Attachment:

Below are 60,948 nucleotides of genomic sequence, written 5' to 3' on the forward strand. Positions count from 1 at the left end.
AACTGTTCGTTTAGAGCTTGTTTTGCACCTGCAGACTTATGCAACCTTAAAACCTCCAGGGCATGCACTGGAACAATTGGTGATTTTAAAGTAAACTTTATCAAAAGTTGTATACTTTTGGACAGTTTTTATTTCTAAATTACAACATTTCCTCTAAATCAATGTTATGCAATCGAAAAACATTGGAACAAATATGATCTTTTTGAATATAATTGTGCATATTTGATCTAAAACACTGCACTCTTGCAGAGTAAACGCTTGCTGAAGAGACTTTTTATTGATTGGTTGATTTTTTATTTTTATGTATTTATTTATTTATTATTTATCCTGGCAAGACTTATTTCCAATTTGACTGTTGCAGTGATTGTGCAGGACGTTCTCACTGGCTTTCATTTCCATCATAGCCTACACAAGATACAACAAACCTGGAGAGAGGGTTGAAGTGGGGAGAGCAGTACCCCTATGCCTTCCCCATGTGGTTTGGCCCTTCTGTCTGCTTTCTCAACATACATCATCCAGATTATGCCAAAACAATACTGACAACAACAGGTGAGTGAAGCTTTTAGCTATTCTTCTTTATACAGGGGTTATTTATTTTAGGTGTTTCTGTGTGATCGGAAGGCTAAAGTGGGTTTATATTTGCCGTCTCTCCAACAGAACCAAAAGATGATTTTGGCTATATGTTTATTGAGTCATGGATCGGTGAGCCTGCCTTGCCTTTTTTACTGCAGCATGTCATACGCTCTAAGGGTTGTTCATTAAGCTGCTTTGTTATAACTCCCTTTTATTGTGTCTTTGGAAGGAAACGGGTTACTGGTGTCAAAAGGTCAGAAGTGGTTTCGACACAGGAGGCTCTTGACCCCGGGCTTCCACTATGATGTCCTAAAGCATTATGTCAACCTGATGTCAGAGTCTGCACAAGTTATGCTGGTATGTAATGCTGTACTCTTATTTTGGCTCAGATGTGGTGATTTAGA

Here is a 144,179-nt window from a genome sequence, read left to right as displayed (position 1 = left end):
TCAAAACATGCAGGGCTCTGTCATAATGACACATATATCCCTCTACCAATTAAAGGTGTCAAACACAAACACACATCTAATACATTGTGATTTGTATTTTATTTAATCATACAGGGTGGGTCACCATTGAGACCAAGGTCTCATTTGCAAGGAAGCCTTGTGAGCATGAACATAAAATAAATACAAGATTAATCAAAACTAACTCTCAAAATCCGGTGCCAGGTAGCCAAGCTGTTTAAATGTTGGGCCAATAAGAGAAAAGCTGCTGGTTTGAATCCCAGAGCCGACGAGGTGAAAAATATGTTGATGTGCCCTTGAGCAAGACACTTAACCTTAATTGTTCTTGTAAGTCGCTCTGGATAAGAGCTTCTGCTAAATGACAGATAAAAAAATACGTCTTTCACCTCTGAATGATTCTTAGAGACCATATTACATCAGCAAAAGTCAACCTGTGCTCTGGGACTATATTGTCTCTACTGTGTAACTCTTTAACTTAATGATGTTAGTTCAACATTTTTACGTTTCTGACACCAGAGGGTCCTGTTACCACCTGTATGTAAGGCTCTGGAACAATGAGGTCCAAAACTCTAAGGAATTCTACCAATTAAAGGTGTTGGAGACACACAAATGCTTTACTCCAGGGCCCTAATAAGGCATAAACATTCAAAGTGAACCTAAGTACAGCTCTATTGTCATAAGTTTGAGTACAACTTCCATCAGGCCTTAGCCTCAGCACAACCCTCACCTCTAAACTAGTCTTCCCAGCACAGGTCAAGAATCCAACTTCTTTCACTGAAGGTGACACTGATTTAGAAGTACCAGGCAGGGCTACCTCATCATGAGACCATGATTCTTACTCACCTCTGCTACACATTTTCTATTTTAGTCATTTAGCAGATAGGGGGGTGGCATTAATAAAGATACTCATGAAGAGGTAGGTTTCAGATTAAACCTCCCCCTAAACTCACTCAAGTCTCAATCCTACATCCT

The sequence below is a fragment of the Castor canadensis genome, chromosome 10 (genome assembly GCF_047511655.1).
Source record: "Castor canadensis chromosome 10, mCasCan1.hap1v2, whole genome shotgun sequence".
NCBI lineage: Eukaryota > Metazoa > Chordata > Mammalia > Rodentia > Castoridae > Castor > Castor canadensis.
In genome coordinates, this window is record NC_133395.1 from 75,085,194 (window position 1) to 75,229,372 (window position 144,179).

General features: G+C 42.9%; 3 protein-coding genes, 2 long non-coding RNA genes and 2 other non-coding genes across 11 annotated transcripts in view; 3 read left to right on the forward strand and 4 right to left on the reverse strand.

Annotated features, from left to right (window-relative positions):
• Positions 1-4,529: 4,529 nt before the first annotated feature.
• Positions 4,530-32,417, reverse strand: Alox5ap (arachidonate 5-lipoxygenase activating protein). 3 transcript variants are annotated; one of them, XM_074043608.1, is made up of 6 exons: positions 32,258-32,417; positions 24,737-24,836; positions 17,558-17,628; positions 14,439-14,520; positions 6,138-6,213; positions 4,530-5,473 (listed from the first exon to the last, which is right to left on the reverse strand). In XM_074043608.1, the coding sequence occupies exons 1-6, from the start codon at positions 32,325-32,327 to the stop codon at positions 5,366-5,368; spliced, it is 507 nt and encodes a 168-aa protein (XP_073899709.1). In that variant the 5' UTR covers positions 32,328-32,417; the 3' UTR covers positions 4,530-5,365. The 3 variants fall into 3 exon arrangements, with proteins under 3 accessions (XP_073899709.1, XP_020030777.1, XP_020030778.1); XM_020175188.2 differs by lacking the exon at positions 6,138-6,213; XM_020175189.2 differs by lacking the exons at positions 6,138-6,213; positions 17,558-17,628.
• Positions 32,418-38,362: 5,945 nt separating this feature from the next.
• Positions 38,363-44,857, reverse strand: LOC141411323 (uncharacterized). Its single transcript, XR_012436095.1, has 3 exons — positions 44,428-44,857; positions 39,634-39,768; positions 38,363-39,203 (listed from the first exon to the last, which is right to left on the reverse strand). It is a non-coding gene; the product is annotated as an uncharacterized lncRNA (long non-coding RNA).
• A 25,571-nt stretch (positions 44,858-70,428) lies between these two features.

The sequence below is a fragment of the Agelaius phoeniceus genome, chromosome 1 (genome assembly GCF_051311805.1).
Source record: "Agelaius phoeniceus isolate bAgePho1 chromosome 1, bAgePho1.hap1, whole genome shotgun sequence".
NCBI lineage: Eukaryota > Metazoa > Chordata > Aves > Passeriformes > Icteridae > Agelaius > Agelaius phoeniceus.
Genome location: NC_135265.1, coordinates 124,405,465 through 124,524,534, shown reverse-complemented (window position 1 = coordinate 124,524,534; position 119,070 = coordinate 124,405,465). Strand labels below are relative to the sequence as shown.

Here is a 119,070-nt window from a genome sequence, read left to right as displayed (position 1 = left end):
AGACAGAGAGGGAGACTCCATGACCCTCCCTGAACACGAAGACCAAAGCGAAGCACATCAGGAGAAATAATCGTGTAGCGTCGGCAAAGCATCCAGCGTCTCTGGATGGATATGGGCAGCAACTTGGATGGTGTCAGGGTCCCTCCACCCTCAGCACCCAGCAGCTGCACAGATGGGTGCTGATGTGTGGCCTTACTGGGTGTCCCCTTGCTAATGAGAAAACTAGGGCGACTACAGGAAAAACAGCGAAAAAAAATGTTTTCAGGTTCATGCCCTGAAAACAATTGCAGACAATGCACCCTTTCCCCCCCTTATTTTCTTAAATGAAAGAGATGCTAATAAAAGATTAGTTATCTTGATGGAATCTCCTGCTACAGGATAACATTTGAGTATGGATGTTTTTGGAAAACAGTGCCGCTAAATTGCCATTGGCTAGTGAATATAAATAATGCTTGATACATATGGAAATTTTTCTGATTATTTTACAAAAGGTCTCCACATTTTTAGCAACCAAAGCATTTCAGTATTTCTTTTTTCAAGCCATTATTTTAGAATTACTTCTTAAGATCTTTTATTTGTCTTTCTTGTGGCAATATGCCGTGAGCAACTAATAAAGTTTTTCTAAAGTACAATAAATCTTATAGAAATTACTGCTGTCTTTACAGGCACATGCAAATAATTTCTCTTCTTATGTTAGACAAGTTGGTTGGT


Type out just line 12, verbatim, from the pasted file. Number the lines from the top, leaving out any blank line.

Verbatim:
• Positions 4,530-32,417, reverse strand: Alox5ap (arachidonate 5-lipoxygenase activating protein). 3 transcript variants are annotated; one of them, XM_074043608.1, is made up of 6 exons: positions 32,258-32,417; positions 24,737-24,836; positions 17,558-17,628; positions 14,439-14,520; positions 6,138-6,213; positions 4,530-5,473 (listed from the first exon to the last, which is right to left on the reverse strand). In XM_074043608.1, the coding sequence occupies exons 1-6, from the start codon at positions 32,325-32,327 to the stop codon at positions 5,366-5,368; spliced, it is 507 nt and encodes a 168-aa protein (XP_073899709.1). In that variant the 5' UTR covers positions 32,328-32,417; the 3' UTR covers positions 4,530-5,365. The 3 variants fall into 3 exon arrangements, with proteins under 3 accessions (XP_073899709.1, XP_020030777.1, XP_020030778.1); XM_020175188.2 differs by lacking the exon at positions 6,138-6,213; XM_020175189.2 differs by lacking the exons at positions 6,138-6,213; positions 17,558-17,628.